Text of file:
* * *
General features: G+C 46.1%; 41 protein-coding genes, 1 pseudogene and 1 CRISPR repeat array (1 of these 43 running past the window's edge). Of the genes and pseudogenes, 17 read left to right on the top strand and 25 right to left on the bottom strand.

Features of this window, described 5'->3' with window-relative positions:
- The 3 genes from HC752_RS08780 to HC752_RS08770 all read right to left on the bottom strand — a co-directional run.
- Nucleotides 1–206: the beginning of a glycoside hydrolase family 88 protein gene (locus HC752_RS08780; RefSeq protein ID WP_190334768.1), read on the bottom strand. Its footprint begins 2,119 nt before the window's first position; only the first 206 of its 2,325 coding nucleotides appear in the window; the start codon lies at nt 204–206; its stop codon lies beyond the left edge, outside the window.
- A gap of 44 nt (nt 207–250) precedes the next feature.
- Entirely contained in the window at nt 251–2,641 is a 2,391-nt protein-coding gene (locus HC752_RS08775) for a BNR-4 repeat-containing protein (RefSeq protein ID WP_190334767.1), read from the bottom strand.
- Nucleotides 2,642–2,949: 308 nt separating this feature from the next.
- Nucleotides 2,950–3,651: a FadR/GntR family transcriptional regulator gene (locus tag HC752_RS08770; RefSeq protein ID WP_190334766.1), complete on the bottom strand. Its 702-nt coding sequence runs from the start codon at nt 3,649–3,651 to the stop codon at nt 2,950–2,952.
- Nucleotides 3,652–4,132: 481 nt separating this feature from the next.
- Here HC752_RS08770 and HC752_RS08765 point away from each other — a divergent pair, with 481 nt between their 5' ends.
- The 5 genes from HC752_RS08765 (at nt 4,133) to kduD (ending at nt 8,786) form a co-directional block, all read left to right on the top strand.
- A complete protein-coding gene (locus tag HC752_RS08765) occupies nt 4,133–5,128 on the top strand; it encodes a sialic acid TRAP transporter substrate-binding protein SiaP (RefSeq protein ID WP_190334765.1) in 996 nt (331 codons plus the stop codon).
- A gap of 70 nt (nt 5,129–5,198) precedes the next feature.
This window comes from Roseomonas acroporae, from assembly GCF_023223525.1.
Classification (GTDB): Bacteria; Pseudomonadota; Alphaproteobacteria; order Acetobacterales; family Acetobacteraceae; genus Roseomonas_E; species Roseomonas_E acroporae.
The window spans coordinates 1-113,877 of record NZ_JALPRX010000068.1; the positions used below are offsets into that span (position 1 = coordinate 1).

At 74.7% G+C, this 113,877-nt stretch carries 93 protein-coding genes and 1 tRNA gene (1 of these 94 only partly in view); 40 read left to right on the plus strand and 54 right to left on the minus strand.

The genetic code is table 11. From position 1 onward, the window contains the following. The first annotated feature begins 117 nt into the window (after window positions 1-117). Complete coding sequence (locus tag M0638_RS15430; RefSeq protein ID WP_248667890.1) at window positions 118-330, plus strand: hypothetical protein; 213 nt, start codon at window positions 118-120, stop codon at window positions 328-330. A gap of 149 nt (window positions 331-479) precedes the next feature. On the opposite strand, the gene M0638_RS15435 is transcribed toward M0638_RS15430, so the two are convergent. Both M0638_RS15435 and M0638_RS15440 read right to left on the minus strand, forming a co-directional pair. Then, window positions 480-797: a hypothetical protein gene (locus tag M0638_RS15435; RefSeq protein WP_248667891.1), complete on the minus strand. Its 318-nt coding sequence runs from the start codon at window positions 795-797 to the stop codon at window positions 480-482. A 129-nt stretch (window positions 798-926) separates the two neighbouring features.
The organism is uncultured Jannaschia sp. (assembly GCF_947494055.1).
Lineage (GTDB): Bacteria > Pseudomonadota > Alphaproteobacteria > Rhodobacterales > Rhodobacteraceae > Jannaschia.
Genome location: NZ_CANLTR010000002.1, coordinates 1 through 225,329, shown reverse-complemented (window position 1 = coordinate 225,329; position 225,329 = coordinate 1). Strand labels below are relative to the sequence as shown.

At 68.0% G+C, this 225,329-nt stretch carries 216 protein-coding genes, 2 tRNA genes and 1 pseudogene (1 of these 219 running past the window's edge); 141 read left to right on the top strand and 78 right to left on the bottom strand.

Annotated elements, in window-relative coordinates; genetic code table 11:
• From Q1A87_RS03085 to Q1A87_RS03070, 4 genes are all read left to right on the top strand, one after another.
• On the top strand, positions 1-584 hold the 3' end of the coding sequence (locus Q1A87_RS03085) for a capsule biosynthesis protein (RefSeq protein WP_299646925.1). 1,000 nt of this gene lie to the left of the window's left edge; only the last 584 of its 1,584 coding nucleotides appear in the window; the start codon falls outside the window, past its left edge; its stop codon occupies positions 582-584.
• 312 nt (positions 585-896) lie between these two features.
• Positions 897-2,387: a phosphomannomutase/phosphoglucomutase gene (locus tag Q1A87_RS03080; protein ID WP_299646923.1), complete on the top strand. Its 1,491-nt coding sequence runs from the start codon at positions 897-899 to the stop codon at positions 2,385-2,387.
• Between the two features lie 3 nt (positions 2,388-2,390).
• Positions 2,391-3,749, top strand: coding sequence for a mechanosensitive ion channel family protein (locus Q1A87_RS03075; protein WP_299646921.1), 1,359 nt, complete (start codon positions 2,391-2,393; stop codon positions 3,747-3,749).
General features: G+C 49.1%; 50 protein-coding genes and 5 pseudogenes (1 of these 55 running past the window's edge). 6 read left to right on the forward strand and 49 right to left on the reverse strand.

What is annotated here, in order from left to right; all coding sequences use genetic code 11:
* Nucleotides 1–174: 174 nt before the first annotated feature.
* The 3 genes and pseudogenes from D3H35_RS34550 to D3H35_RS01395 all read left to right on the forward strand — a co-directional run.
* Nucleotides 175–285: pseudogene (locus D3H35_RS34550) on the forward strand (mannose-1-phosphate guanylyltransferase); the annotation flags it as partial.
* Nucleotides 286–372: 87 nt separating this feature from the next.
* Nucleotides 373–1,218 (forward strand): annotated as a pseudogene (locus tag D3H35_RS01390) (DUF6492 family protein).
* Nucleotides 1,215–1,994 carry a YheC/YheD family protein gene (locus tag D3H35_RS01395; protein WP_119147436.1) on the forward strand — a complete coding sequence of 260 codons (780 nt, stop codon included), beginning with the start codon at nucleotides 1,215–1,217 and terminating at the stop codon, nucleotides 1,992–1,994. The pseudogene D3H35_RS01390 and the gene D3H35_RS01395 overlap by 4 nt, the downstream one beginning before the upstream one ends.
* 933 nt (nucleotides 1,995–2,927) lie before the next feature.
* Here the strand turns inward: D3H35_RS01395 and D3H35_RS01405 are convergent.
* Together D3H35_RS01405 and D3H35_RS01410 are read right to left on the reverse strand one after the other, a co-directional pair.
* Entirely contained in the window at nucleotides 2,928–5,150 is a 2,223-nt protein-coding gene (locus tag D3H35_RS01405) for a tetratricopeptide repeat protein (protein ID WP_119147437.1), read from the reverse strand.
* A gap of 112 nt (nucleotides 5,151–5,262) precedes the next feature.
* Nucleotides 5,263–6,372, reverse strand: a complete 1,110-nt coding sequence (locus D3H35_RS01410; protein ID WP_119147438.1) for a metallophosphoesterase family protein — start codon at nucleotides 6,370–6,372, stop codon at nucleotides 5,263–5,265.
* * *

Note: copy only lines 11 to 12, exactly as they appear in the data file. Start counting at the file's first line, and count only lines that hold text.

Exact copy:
- The 5 genes from HC752_RS08765 (at nt 4,133) to kduD (ending at nt 8,786) form a co-directional block, all read left to right on the top strand.
- A complete protein-coding gene (locus tag HC752_RS08765) occupies nt 4,133–5,128 on the top strand; it encodes a sialic acid TRAP transporter substrate-binding protein SiaP (RefSeq protein ID WP_190334765.1) in 996 nt (331 codons plus the stop codon).